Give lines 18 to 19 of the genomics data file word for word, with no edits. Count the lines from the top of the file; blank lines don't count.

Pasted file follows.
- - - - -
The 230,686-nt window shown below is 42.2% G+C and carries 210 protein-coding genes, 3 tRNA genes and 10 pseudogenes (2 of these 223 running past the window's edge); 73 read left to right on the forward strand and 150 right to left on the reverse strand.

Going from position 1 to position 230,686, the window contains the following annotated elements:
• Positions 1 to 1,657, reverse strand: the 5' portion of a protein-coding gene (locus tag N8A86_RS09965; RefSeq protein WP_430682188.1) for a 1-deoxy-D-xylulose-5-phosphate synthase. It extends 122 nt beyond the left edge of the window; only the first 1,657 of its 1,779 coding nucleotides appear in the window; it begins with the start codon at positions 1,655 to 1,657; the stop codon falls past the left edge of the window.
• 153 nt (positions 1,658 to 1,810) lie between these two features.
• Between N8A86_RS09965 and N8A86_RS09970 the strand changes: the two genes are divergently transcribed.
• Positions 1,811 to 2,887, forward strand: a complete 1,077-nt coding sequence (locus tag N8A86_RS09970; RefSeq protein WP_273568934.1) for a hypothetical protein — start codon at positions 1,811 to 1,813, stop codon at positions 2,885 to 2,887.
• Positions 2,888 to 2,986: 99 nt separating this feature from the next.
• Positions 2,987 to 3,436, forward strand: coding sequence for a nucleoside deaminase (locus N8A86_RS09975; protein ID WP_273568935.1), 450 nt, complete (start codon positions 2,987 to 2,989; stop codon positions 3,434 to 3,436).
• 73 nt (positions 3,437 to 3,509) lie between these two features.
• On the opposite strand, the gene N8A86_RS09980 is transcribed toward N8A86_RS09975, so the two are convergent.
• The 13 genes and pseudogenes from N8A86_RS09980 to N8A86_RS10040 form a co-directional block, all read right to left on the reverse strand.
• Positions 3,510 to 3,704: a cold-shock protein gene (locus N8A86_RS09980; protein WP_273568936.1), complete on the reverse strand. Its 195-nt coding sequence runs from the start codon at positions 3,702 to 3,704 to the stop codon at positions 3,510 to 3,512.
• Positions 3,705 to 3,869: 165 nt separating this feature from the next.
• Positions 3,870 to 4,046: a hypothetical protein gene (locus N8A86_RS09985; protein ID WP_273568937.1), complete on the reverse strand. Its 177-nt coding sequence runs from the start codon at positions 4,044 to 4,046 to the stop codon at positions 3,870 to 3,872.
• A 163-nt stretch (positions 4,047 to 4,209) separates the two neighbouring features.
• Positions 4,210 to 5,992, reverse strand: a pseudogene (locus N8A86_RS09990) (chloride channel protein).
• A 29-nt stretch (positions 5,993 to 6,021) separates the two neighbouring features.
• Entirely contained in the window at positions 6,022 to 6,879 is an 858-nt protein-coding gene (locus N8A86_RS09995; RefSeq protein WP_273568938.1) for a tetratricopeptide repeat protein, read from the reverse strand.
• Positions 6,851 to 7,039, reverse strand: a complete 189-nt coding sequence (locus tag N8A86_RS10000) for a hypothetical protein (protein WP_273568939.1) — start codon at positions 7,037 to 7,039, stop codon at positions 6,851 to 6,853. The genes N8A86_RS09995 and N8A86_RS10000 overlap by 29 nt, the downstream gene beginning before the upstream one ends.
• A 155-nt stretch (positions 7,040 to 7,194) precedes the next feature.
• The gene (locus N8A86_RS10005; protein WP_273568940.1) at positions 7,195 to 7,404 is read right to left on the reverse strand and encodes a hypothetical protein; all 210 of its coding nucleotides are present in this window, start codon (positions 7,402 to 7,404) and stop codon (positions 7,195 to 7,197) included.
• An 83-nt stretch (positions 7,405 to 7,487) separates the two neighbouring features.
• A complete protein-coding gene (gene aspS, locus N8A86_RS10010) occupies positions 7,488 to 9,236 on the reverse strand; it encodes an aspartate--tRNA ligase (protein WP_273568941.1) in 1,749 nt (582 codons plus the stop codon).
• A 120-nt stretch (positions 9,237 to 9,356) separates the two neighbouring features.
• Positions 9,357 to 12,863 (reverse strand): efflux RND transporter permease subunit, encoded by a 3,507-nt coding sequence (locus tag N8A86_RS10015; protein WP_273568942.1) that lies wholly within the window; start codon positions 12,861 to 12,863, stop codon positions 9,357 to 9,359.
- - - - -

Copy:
• Entirely contained in the window at positions 6,022 to 6,879 is an 858-nt protein-coding gene (locus N8A86_RS09995; RefSeq protein WP_273568938.1) for a tetratricopeptide repeat protein, read from the reverse strand.
• Positions 6,851 to 7,039, reverse strand: a complete 189-nt coding sequence (locus tag N8A86_RS10000) for a hypothetical protein (protein WP_273568939.1) — start codon at positions 7,037 to 7,039, stop codon at positions 6,851 to 6,853. The genes N8A86_RS09995 and N8A86_RS10000 overlap by 29 nt, the downstream gene beginning before the upstream one ends.